This weekend, Katie Workum presented Carlisle at Dance New Amsterdam. The piece’s opening is promising: three open doors stage right flood the stage with light from the offstage rooms. A few leafless tree branches and some bark glued onto a column suggest a desolate outdoors landscape, making the unadorned columns in the space potential trees rather than obstructions to our gaze. The stage left mirror, usually concealed during performances, is left exposed and used to reflect glaring light from stage right, a trick that increases the volume of the space and creates the illusion of another dimension. Onto this bare stage, four dancers crawl like creatures from a different evolutionary stage, slithering onto the ground and testing the solidity of the floor.
Unfortunately, the clarity of the opening scene and of the mood suggested by the lighting and set, quickly dissipate into a piece with unclear structure and concept. In particular, the relationships among the performers on stage remain vague: there are a couple of more developed interactions (such as the arm and hand wordless duets that take place on two occasions), but the different scenes in the work do not connect, and it is not clear what the dancers are here to do.
One of the most puzzling aspects of the performance is the unresolved relationship between two distinct bodies of dancers: the initial quartet of young, white women (two blondes and two brunettes), and a group of six Asian women (all Korean, as we learn in the program) who on five separate occasions enter the stage and perform movement sequences reminiscent of traditional Indonesian dancing. The Korean women wear glittery tight dresses that differentiate them from the white dancers, who are dressed in short, loose fitting, cotton jumpsuits. While on several occasions the quartet directly addresses the audience with words and songs, the Korean performers only join the quartet for a final song and dance phrase. There is no clear relationship between the two groups of dancers, or between the movement phrases that they perform. The secondary role played by the Asian dancers is almost offensive, containing an implied passivity without any trace of commentary on the part of the choreographer. Why are these dancers in the same space?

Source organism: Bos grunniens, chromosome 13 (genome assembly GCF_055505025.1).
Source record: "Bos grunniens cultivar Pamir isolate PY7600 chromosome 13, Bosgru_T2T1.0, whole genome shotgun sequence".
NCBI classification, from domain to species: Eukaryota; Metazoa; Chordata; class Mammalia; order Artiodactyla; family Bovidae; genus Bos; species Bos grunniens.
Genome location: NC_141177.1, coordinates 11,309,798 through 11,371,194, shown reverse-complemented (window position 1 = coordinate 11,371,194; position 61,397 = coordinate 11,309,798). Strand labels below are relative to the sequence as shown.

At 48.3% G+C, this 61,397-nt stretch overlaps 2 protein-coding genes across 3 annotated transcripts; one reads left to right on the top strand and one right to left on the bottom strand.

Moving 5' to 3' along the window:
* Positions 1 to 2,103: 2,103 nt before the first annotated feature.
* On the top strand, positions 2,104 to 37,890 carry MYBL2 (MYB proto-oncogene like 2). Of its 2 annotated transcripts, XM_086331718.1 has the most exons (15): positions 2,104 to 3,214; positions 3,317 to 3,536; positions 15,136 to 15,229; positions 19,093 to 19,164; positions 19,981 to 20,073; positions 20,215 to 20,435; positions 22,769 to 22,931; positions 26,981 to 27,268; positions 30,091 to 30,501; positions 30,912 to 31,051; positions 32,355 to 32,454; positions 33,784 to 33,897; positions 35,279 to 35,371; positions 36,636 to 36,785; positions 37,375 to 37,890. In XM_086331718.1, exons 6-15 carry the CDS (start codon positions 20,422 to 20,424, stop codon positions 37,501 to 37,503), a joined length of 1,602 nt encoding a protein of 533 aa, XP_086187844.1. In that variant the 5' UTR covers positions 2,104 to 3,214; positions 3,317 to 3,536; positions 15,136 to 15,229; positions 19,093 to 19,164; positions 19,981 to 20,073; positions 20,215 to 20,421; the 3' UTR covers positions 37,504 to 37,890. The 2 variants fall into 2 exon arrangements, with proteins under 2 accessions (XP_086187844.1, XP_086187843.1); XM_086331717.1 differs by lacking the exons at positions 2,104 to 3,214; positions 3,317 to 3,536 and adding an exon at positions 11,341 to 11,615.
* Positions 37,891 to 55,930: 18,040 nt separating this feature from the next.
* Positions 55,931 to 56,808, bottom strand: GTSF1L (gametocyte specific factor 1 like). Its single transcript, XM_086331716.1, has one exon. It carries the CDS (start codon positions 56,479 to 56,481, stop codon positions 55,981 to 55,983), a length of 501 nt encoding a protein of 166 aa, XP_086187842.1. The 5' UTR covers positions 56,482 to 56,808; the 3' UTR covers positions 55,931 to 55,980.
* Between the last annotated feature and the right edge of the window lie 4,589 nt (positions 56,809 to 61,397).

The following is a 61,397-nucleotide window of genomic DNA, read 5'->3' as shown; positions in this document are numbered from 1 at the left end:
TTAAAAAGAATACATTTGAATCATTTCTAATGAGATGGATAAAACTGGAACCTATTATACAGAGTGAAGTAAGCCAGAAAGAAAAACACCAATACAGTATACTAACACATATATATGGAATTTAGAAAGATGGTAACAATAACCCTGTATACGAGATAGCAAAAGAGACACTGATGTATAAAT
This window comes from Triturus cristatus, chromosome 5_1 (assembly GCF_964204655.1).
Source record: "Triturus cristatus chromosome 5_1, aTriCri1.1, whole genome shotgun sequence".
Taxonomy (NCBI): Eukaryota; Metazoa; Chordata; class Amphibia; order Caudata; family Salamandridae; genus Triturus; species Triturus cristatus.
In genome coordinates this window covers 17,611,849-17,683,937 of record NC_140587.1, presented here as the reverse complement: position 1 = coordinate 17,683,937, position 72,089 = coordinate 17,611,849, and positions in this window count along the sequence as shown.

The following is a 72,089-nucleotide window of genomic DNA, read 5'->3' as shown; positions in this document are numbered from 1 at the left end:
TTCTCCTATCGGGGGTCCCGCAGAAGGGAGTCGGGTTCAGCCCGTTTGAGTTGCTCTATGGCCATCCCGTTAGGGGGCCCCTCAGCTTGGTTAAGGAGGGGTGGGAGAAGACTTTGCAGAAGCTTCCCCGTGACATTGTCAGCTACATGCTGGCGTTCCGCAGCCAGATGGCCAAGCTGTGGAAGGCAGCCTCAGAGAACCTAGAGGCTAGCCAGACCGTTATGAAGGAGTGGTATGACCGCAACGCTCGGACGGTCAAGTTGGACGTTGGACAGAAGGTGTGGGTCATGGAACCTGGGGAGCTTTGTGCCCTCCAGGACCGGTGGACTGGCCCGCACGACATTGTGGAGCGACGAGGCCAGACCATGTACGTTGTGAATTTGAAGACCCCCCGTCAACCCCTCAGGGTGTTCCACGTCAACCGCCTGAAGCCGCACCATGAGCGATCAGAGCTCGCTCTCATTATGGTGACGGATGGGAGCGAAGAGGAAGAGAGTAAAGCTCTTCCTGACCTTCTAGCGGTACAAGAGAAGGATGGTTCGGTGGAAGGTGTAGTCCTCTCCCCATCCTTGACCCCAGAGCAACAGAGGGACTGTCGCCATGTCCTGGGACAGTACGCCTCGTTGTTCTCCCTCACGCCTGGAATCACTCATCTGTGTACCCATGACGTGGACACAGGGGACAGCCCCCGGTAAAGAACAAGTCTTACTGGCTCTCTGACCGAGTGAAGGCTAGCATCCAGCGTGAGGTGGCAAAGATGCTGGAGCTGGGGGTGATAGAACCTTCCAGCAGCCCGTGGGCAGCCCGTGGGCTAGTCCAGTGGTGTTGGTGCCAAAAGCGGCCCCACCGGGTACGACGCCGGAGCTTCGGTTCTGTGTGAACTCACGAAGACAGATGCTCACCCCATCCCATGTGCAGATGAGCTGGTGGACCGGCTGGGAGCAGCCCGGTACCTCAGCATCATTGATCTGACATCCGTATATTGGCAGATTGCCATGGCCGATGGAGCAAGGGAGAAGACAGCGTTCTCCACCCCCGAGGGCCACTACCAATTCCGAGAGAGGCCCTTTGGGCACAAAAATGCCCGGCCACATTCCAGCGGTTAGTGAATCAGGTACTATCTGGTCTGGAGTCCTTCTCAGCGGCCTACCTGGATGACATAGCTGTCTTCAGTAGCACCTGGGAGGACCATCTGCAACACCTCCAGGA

Carlisle is an ambitious project that could benefit from some rigorous editing and refocusing of intention. It appears like the choreographer wants to tackle many different ideas, but in the process forgets the common thread that ties them all together. Workum is most successful when she deals directly with abstract movement, and focuses on a particular relationship—such as the performers’ relationship to the floor in the first part of the piece. Overall, however, Carlisle feels more like a composit of choreographic experiments than a coherent full-length performance, and Workum should consider a revision, particularly in consideration of her international cast.